He had to give up beer but got so much in return - new lungs that will let him finally fish with his grandkids

November 18, 2020
Lung transplant recipient Louis Besse gets a breathing treatment.
Double lung transplant recipient Louis Besse of Batesburg, South Carolina, gets a breathing treatment as he recovers from surgery. Photos by Emma Vought

Louis Besse can’t wait to do something he’s wanted to do for years but couldn’t because he was tethered to an oxygen tank. “I want to take my grandchildren fishing. They've got a pond near their house in Lancaster. And I've never been back here. Literally, I just couldn't make it.”

It took a major operation, a 40-pound weight loss and a ban on his beloved beer, but he’s now able to look forward to casting a line with his 11 and 16-year-old grandkids. 

Besse recently became the 100th lung transplant patient at MUSC Health, which relaunched the program in 2011. Medical Director Timothy Whelan, M.D., called the milestone a great reason to celebrate. “It’s 100 second chances. That’s a big accomplishment.”

Dr. Timothy Whelan 
Dr. Timothy Whelan

When Besse developed a bad cough several years ago, neither he nor his doctor connected it to his work as a chicken inspector for the U.S. Department of Agriculture in Batesburg, South Carolina, west of Columbia. As he saw expert after expert, he got worse and worse. “I'd say five, six years ago, I wasn't getting enough oxygen to talk and walk at the same time.”

A doctor referred Besse to Whelan at MUSC Health, which has the state’s only transplant center and nationally recognized pulmonary fibrosis center. Whelan diagnosed Besse with chronic hypersensitivity pneumonitis. “It’s also known as bird fancier’s disease. Just a daily exposure to the chicken dust,” Besse said.

“Sometimes during the day, I'd have to go into what they call live hang. That's where the chickens come off of the trucks and they hang them onto the line to go into the building. While I was in there, you could see the sunbeams coming through the holes in the wall, and the dust was so thick you could cut it. It's the feather dust, the feces dust.”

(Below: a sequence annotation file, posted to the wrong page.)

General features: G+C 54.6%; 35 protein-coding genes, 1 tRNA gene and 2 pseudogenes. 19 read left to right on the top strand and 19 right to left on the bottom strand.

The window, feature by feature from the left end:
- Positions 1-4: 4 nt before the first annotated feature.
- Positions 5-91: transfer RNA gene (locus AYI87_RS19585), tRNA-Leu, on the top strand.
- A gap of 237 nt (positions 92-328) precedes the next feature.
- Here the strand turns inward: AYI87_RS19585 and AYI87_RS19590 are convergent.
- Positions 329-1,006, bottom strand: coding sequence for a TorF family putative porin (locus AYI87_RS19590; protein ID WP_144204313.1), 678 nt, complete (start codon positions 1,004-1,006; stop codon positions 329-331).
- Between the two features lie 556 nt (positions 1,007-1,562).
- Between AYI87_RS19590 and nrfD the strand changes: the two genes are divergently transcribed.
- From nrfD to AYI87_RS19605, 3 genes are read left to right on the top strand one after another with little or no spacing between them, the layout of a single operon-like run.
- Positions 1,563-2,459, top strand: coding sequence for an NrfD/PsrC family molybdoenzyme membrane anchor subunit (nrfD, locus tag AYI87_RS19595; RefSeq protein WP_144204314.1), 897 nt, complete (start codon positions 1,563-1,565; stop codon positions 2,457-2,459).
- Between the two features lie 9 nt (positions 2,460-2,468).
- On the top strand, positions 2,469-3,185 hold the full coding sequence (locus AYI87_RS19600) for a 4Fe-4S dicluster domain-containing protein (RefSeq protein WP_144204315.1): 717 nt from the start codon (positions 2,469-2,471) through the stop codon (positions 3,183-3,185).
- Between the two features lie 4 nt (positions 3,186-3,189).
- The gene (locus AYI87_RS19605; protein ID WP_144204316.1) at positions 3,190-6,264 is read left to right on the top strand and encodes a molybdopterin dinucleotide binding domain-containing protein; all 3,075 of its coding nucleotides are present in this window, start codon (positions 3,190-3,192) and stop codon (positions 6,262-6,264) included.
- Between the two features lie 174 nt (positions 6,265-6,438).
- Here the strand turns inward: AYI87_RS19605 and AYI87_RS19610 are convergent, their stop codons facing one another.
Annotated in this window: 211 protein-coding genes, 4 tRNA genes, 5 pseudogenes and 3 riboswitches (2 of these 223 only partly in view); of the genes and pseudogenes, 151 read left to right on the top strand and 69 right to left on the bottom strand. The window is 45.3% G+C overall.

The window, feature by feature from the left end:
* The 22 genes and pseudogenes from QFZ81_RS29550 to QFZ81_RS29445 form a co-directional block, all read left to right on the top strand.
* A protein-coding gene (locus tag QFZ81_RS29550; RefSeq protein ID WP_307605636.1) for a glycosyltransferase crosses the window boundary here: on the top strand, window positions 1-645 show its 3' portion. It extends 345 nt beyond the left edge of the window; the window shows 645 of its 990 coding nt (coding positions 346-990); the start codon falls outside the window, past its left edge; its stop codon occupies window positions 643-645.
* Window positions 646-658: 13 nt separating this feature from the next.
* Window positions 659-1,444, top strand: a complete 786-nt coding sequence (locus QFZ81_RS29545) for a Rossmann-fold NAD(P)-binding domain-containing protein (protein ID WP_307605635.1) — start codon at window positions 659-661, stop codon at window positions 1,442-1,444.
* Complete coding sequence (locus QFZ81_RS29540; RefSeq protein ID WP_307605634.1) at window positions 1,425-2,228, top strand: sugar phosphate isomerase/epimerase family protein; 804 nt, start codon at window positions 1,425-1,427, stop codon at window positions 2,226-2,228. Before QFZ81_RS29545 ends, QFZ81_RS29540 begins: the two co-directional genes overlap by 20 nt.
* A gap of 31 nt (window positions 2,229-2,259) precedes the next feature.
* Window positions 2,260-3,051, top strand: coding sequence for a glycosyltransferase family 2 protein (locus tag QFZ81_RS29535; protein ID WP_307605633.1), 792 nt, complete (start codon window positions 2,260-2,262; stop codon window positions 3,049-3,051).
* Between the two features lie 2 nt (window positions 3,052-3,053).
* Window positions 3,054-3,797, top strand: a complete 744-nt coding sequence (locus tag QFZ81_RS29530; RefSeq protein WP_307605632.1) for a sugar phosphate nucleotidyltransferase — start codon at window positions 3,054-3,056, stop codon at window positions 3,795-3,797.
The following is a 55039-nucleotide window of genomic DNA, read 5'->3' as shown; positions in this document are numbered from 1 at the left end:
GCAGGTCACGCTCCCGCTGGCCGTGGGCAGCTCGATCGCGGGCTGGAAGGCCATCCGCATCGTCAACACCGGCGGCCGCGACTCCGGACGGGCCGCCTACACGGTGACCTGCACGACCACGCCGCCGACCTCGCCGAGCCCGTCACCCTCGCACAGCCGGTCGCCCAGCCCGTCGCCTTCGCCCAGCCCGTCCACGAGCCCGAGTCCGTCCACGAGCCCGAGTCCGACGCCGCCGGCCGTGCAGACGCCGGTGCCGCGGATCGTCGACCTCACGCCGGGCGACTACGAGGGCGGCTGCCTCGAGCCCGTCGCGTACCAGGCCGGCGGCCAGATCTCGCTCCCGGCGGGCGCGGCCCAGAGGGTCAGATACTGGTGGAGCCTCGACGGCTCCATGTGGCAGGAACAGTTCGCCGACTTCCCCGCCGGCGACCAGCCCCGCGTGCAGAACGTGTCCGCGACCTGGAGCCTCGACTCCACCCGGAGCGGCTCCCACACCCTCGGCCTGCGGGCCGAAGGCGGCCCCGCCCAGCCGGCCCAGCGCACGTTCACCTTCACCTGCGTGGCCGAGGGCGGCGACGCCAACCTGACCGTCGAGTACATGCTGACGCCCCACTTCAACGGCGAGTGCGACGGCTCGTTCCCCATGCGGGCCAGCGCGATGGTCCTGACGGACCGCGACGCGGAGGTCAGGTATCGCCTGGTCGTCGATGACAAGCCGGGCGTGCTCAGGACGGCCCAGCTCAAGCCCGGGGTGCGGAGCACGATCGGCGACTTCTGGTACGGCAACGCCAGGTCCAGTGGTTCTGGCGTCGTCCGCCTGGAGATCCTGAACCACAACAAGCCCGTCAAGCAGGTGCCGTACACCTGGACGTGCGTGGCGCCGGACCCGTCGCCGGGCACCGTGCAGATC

Now that he had his answer about what had made him so sick, Besse began to think about getting a lung transplant. He’d have to drop from 250 pounds to just over 200 to improve his odds of success. 

“And that's not the only thing I had to sacrifice. I had to give up my beer,” Besse said.

He knew his chance of getting a transplant through MUSC Health was good. Whelan told him about the program’s track record. “When we look at the data, at MUSC, if you’re on the list for one year, you have a 97%-plus chance you will get your lung transplant. If you’re at other programs, it’s as low as a 50% chance,” Whelan said.

And the medical director said the program’s success rate is strong, too. “If you look at the cohort of 100, it’s an 86% one-year survival rate, which is right in there with the national average. For programs with low transplant rates within one year, you may never get the chance. MUSC is committed to giving its patients that second chance.”

Besse’s time on the list led to a double lung transplant at MUSC Health, and he immediately felt better. “I can definitely tell the difference.”

Besse didn’t know it, but another grandfather who loves fishing was about to become the 101st lung transplant recipient at MUSC Health. Whelan said the program has been growing, increasing from about 12 lung transplants a year to 20 during the past 12 months. “Lung transplant growth for MUSC is a short-term goal to support the residents of South Carolina and the surrounding region.”

The 101st recipient was Clarence Pitts, a construction project manager from the Athens, Georgia, area. He had idiopathic pulmonary fibrosis, lung disease from an unknown cause. But he knew one thing. “I found out I had a great-grandbaby coming.”

Lung transplant recipient Clarence Pitts holds transplant pillow. 
Lung transplant recipient Clarence Pitts traveled from Watkinsville, Georgia, for surgery at MUSC Health in Charleston after meeting Dr. Timothy Whelan at a satellite transplant clinic in Greenville, South Carolina.

Pitts wanted to see that child grow up a little. He talked to a transplant center in Georgia but ended up choosing MUSC Health because it felt more comfortable to him. Whelan, the transplant pulmonologist, traveled to MUSC Health’s transplant clinic in Greenville, South Carolina, less than two hours from Pitts’ home, to meet with Pitts and his son.

“I'm pretty blunt and asked some pretty strong questions,” Pitts said. “Dr. Whelan spent a long time with us, an hour or more. He was great.”

Pitts had a bilateral lung transplant, and soon after, was sitting up and talking. Both he and Besse expressed gratitude to the donors and their families. 

Whelan said it was rewarding to see their success. “There’s nothing cooler than seeing someone go from a lot of extra oxygen to no extra oxygen overnight. It’s amazing.”

About the Author

Helen Adams